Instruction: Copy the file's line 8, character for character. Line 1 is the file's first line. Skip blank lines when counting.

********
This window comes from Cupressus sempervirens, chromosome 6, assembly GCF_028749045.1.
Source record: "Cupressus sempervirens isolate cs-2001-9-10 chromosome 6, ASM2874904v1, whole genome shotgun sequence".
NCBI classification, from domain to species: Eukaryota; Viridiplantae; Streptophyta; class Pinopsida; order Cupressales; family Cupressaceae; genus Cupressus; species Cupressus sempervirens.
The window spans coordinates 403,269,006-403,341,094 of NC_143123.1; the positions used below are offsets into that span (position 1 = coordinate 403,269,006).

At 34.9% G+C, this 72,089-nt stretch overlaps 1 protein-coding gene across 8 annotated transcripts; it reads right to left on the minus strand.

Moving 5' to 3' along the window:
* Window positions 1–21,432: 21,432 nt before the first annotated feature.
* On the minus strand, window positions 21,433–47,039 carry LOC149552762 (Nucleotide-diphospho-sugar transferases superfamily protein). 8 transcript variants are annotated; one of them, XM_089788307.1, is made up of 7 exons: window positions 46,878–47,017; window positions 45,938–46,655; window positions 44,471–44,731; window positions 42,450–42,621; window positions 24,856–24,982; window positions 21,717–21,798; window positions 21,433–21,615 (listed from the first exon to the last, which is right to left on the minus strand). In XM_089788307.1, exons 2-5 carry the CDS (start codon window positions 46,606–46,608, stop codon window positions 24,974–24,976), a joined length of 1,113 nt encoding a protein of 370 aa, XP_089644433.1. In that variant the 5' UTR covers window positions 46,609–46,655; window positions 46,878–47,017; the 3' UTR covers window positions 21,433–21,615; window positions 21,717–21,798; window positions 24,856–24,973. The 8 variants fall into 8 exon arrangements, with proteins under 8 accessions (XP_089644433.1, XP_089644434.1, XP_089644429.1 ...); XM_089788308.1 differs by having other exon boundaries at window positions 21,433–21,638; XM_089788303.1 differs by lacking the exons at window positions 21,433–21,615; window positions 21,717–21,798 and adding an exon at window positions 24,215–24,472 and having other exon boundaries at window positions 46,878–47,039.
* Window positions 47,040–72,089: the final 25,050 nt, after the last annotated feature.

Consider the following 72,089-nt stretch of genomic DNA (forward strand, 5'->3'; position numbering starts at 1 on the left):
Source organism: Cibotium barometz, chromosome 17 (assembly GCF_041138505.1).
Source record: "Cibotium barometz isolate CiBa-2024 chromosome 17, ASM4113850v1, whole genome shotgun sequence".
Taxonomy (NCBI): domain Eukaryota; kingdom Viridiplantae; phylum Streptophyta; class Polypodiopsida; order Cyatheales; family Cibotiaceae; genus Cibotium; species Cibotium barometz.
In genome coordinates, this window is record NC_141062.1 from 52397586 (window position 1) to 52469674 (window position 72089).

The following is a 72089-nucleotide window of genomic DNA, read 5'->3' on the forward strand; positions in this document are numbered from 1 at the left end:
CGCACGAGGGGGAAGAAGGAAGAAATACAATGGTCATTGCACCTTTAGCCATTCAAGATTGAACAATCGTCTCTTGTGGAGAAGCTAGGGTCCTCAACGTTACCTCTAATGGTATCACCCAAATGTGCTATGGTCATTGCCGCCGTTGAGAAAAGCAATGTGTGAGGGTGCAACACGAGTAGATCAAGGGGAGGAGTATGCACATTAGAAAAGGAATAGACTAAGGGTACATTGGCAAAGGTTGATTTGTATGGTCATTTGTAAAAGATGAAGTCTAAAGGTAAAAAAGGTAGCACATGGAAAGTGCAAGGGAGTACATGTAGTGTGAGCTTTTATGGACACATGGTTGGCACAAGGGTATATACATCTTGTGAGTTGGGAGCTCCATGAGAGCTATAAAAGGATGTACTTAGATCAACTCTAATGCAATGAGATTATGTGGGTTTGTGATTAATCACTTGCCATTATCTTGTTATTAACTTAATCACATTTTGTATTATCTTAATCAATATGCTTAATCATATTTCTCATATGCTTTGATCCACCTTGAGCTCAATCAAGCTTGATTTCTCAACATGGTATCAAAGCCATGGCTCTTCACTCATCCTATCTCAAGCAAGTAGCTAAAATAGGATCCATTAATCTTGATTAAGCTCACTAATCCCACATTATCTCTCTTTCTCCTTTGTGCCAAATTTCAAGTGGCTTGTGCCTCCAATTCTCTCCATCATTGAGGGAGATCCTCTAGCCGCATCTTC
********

* On the minus strand, window positions 21,433–47,039 carry LOC149552762 (Nucleotide-diphospho-sugar transferases superfamily protein). 8 transcript variants are annotated; one of them, XM_089788307.1, is made up of 7 exons: window positions 46,878–47,017; window positions 45,938–46,655; window positions 44,471–44,731; window positions 42,450–42,621; window positions 24,856–24,982; window positions 21,717–21,798; window positions 21,433–21,615 (listed from the first exon to the last, which is right to left on the minus strand). In XM_089788307.1, exons 2-5 carry the CDS (start codon window positions 46,606–46,608, stop codon window positions 24,974–24,976), a joined length of 1,113 nt encoding a protein of 370 aa, XP_089644433.1. In that variant the 5' UTR covers window positions 46,609–46,655; window positions 46,878–47,017; the 3' UTR covers window positions 21,433–21,615; window positions 21,717–21,798; window positions 24,856–24,973. The 8 variants fall into 8 exon arrangements, with proteins under 8 accessions (XP_089644433.1, XP_089644434.1, XP_089644429.1 ...); XM_089788308.1 differs by having other exon boundaries at window positions 21,433–21,638; XM_089788303.1 differs by lacking the exons at window positions 21,433–21,615; window positions 21,717–21,798 and adding an exon at window positions 24,215–24,472 and having other exon boundaries at window positions 46,878–47,039.